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lengthened into the form of a tail of the solar spots-of free motion in a plenum-of the dimensions and figure of the earth. This work is composed in Latin, and its title is, Phyfice quæstiones præcipuæ novis experimentis et observationibus refoluta, Autore Philippo Arena, Siculo Platiensi, Phyficæ Experimentalis et Mau thematicæ olim Profefore in Academia Melitensi, Tomus I. Dissertat. 1. de Lumine, 2. de Natura Phyfica Cometarum, 3. de Atmofphæra Telluris in Caudam producta, 4. de Maculis Solaribus, 5. de Motu libero in fpatio pleno, 6. de Menfura et Figura Telluris: 4to. Romæ. 1777. There are several peculiarities and novelties in this volume. The hypothesis of the ingenious Author with respect to the formation of comets (whofe existence he believes more recent than that of the planetary system) is entirely new, but too fanciful to deserve much attention.

G E R M ANY. VII. Versuch einer Theorie, G. An attempt to establish a theory, adapted to explain the phenomena, which have been ato tributed to Fixed Air or, the acidum pingue. 8vo. Leipfic. 1777. This is one of the keenest attacks that has been yet made upon the theory of fixed air, particularly as it is exhibited in the experiments and reasonings of the famous chymist of Edinburgh and his followers. The Author (whose name is Daniel) turns their weapons against themselves, and from fixty-four propofitions or maxims acknowledged by them, undertakes to prove that fixed air has been absurdly subitituted in the place of phlo, gifton, which he proposes to restore to its primitive rank in the natural world.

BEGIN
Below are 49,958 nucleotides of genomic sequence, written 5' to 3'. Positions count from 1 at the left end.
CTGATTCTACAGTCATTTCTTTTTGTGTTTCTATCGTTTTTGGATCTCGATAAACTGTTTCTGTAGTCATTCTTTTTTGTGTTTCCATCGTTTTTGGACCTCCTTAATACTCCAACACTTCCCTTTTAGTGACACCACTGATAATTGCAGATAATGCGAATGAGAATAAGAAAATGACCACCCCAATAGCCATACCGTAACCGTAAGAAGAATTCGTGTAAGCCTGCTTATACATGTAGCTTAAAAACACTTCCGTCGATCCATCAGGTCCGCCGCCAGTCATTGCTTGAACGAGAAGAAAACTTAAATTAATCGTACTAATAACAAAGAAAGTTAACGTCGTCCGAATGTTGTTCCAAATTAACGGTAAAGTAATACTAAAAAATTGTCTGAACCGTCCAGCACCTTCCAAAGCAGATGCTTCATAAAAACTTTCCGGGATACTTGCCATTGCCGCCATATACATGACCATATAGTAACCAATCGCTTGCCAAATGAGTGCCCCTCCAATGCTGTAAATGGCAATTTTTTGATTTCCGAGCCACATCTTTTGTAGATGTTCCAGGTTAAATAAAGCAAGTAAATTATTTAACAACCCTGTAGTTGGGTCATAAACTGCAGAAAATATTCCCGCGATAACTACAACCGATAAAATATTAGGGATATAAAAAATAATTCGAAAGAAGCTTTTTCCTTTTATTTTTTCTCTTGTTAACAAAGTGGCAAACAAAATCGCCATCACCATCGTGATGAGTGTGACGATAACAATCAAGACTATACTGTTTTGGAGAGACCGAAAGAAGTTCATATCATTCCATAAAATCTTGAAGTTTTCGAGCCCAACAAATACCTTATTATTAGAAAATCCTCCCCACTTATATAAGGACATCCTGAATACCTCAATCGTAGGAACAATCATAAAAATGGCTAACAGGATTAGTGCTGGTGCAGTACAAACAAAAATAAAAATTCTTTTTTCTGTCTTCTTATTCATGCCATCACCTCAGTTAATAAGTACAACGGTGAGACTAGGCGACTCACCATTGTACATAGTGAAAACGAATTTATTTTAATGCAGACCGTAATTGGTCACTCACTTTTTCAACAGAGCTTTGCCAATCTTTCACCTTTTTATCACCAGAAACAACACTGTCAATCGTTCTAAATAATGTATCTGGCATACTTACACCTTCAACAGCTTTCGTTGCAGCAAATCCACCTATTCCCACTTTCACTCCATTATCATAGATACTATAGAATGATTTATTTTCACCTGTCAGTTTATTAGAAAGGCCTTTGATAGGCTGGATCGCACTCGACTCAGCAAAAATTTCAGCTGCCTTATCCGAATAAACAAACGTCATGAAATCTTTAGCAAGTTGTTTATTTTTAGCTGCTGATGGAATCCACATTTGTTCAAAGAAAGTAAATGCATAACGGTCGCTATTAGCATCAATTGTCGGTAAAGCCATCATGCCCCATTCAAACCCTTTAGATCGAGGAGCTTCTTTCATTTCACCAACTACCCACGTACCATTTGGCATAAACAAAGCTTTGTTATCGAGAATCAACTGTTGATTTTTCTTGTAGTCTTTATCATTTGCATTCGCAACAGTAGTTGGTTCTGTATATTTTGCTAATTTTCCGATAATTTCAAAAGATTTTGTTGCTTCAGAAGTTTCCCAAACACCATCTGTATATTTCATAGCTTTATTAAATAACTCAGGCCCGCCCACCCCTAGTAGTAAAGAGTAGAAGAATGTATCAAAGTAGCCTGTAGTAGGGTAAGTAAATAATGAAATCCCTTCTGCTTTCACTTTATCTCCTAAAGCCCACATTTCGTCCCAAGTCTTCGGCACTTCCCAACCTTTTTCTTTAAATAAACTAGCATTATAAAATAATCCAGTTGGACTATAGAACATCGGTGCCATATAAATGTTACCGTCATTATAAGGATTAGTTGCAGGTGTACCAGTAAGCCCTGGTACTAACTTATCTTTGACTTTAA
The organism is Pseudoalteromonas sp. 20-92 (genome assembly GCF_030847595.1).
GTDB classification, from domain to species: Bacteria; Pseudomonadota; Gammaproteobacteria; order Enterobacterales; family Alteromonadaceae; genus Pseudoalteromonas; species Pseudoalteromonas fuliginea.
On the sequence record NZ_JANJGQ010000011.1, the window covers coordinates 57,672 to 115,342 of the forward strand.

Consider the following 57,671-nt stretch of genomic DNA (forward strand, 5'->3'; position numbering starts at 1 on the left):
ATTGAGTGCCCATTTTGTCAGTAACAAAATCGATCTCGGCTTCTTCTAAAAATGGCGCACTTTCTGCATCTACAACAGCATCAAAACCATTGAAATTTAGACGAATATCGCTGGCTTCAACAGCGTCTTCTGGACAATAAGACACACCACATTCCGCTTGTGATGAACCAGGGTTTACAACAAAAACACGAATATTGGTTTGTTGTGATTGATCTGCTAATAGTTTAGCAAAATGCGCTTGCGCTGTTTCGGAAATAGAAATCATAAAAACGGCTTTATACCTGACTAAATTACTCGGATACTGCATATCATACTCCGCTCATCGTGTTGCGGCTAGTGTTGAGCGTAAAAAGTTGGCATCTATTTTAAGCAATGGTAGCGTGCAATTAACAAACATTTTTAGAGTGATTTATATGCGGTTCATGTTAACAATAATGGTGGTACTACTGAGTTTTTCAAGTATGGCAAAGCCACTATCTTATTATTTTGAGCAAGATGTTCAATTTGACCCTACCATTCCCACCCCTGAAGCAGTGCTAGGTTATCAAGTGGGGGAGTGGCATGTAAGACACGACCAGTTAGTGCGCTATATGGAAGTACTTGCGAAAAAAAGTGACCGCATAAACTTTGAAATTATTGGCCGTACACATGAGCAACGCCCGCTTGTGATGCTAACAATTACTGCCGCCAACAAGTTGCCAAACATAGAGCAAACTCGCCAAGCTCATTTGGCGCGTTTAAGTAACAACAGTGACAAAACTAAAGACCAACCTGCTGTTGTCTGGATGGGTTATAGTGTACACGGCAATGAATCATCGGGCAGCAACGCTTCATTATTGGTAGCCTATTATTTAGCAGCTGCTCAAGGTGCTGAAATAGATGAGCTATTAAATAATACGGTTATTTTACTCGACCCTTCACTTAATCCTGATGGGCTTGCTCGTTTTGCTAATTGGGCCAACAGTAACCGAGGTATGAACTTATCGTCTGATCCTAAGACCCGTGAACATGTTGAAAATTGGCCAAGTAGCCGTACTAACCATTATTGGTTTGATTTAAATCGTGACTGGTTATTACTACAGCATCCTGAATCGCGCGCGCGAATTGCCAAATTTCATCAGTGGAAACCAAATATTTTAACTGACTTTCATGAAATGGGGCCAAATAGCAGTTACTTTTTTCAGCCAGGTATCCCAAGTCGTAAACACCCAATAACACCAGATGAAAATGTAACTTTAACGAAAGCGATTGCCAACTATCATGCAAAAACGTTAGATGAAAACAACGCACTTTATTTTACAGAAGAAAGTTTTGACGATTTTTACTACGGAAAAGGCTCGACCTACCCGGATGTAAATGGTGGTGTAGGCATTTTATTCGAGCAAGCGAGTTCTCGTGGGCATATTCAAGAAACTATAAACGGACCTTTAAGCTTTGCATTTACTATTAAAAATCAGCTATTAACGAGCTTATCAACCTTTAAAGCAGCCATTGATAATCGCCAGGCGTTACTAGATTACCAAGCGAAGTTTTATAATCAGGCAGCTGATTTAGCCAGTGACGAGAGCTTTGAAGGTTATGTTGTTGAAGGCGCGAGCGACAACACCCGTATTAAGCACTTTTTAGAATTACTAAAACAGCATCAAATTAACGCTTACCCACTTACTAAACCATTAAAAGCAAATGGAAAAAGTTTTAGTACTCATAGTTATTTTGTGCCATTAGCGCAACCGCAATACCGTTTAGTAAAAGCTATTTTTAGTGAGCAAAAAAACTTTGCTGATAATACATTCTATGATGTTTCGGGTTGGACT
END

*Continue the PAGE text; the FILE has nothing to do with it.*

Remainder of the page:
VIII. Biographie kayfer Carl des Sechsten, &c. i. e. The Life of the Emperor Charles VI. By M. GoT. BENED. SCHIRACH, 8vo. Halle. 1777. This interesting piece of biography is divided into fix periods. The first extends from the birth of Charles, to his setting out for Spain--the fecond comprehends the events, which happened so far down as the death of Joseph, and the accession of Charles to the imperial throne. The third takes in the peace concluded with the Turks at Paflarowitz, the quadruple alliance of the southern part of Europe, and the Emperor's renunciation of the crown of Spain. In the fourth our Author gives an account of the war of Sicily, the Congress of Cambray, the peace of Vienna in 1725, the pragmatic fanction and its important consequences - The death of Auguftus II. King of Poland, and the wars to which it gave rise, and which were concluded by the pacification of 1735, form the subjects of the fifth period, and we find in the sixth the articles relative to the marriage of Maria Theresia,- the war with the Turks, the peace of Belgrade in 1739, the state of the arts and sciences under the reign of Charles VI., and the death and character of that Emperor.

IX. Those